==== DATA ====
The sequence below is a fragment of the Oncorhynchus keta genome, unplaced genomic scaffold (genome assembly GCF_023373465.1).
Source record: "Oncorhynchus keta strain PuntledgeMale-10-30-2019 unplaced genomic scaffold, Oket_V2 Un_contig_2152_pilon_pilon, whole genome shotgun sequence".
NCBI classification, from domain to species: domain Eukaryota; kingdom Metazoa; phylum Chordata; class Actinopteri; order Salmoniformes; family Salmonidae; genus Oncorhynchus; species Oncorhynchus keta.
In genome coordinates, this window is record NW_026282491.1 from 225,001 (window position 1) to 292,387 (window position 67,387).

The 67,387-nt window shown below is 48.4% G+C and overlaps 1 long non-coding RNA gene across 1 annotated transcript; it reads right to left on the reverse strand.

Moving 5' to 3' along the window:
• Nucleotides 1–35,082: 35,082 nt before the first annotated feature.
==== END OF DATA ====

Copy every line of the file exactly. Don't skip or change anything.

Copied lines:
The sequence below is a fragment of the Oncorhynchus keta genome, unplaced genomic scaffold (genome assembly GCF_023373465.1).
Source record: "Oncorhynchus keta strain PuntledgeMale-10-30-2019 unplaced genomic scaffold, Oket_V2 Un_contig_2152_pilon_pilon, whole genome shotgun sequence".
NCBI classification, from domain to species: domain Eukaryota; kingdom Metazoa; phylum Chordata; class Actinopteri; order Salmoniformes; family Salmonidae; genus Oncorhynchus; species Oncorhynchus keta.
In genome coordinates, this window is record NW_026282491.1 from 225,001 (window position 1) to 292,387 (window position 67,387).

The 67,387-nt window shown below is 48.4% G+C and overlaps 1 long non-coding RNA gene across 1 annotated transcript; it reads right to left on the reverse strand.

Moving 5' to 3' along the window:
• Nucleotides 1–35,082: 35,082 nt before the first annotated feature.